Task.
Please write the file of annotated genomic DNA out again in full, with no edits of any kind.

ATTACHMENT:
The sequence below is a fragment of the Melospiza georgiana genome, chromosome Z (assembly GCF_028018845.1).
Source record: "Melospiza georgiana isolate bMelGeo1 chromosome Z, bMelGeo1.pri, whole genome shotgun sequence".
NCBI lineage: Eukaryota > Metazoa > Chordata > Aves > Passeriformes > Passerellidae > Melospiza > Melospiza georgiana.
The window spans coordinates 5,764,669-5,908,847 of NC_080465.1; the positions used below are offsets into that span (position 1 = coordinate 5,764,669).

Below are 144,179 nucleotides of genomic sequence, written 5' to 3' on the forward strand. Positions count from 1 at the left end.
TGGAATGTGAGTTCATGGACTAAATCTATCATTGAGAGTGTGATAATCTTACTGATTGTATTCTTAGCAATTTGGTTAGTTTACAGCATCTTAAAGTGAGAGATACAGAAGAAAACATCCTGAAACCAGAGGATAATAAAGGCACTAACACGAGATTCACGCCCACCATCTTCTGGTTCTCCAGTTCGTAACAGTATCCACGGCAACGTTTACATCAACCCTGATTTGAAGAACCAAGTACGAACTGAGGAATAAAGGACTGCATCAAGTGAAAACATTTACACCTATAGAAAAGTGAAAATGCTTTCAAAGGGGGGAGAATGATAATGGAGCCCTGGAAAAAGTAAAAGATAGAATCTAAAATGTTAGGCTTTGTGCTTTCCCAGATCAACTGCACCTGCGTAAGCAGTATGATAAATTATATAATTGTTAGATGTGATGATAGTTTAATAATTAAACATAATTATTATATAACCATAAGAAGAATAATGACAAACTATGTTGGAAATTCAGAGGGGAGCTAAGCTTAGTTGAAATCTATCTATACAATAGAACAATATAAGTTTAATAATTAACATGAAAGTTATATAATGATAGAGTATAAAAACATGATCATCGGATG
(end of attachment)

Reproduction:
The sequence below is a fragment of the Melospiza georgiana genome, chromosome Z (assembly GCF_028018845.1).
Source record: "Melospiza georgiana isolate bMelGeo1 chromosome Z, bMelGeo1.pri, whole genome shotgun sequence".
NCBI lineage: Eukaryota > Metazoa > Chordata > Aves > Passeriformes > Passerellidae > Melospiza > Melospiza georgiana.
The window spans coordinates 5,764,669-5,908,847 of NC_080465.1; the positions used below are offsets into that span (position 1 = coordinate 5,764,669).

Below are 144,179 nucleotides of genomic sequence, written 5' to 3' on the forward strand. Positions count from 1 at the left end.
TGGAATGTGAGTTCATGGACTAAATCTATCATTGAGAGTGTGATAATCTTACTGATTGTATTCTTAGCAATTTGGTTAGTTTACAGCATCTTAAAGTGAGAGATACAGAAGAAAACATCCTGAAACCAGAGGATAATAAAGGCACTAACACGAGATTCACGCCCACCATCTTCTGGTTCTCCAGTTCGTAACAGTATCCACGGCAACGTTTACATCAACCCTGATTTGAAGAACCAAGTACGAACTGAGGAATAAAGGACTGCATCAAGTGAAAACATTTACACCTATAGAAAAGTGAAAATGCTTTCAAAGGGGGGAGAATGATAATGGAGCCCTGGAAAAAGTAAAAGATAGAATCTAAAATGTTAGGCTTTGTGCTTTCCCAGATCAACTGCACCTGCGTAAGCAGTATGATAAATTATATAATTGTTAGATGTGATGATAGTTTAATAATTAAACATAATTATTATATAACCATAAGAAGAATAATGACAAACTATGTTGGAAATTCAGAGGGGAGCTAAGCTTAGTTGAAATCTATCTATACAATAGAACAATATAAGTTTAATAATTAACATGAAAGTTATATAATGATAGAGTATAAAAACATGATCATCGGATG